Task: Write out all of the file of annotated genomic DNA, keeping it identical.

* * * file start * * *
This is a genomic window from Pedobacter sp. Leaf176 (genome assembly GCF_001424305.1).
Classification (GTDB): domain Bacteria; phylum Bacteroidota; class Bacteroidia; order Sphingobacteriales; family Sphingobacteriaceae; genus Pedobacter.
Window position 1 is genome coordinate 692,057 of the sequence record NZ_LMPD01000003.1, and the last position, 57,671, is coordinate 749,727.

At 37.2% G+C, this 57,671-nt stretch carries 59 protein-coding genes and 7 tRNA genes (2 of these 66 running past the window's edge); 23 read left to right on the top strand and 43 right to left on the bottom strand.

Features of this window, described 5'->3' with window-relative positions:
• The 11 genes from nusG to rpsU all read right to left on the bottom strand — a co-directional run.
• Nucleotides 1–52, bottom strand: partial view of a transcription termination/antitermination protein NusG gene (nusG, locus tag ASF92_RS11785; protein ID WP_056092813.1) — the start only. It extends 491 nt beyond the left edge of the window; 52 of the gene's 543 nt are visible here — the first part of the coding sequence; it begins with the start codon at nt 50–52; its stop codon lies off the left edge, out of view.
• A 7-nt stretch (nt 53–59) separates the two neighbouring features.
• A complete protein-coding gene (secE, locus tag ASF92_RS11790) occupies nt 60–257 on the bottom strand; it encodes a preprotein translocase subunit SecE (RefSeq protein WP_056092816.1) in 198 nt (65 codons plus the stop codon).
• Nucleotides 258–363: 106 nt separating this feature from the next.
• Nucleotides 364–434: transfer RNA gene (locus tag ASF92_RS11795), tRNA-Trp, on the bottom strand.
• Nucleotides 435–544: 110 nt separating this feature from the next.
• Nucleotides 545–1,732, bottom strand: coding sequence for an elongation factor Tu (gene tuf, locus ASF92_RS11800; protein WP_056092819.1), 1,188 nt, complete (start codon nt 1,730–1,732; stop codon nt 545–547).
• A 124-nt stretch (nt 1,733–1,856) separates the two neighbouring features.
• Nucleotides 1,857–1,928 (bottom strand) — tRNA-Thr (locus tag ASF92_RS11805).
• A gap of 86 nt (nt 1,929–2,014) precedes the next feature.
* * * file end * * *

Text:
This is a genomic window from Pedobacter sp. Leaf176 (genome assembly GCF_001424305.1).
Classification (GTDB): domain Bacteria; phylum Bacteroidota; class Bacteroidia; order Sphingobacteriales; family Sphingobacteriaceae; genus Pedobacter.
Window position 1 is genome coordinate 692,057 of the sequence record NZ_LMPD01000003.1, and the last position, 57,671, is coordinate 749,727.

At 37.2% G+C, this 57,671-nt stretch carries 59 protein-coding genes and 7 tRNA genes (2 of these 66 running past the window's edge); 23 read left to right on the top strand and 43 right to left on the bottom strand.

Features of this window, described 5'->3' with window-relative positions:
• The 11 genes from nusG to rpsU all read right to left on the bottom strand — a co-directional run.
• Nucleotides 1–52, bottom strand: partial view of a transcription termination/antitermination protein NusG gene (nusG, locus tag ASF92_RS11785; protein ID WP_056092813.1) — the start only. It extends 491 nt beyond the left edge of the window; 52 of the gene's 543 nt are visible here — the first part of the coding sequence; it begins with the start codon at nt 50–52; its stop codon lies off the left edge, out of view.
• A 7-nt stretch (nt 53–59) separates the two neighbouring features.
• A complete protein-coding gene (secE, locus tag ASF92_RS11790) occupies nt 60–257 on the bottom strand; it encodes a preprotein translocase subunit SecE (RefSeq protein WP_056092816.1) in 198 nt (65 codons plus the stop codon).
• Nucleotides 258–363: 106 nt separating this feature from the next.
• Nucleotides 364–434: transfer RNA gene (locus tag ASF92_RS11795), tRNA-Trp, on the bottom strand.
• Nucleotides 435–544: 110 nt separating this feature from the next.
• Nucleotides 545–1,732, bottom strand: coding sequence for an elongation factor Tu (gene tuf, locus ASF92_RS11800; protein WP_056092819.1), 1,188 nt, complete (start codon nt 1,730–1,732; stop codon nt 545–547).
• A 124-nt stretch (nt 1,733–1,856) separates the two neighbouring features.
• Nucleotides 1,857–1,928 (bottom strand) — tRNA-Thr (locus tag ASF92_RS11805).
• A gap of 86 nt (nt 1,929–2,014) precedes the next feature.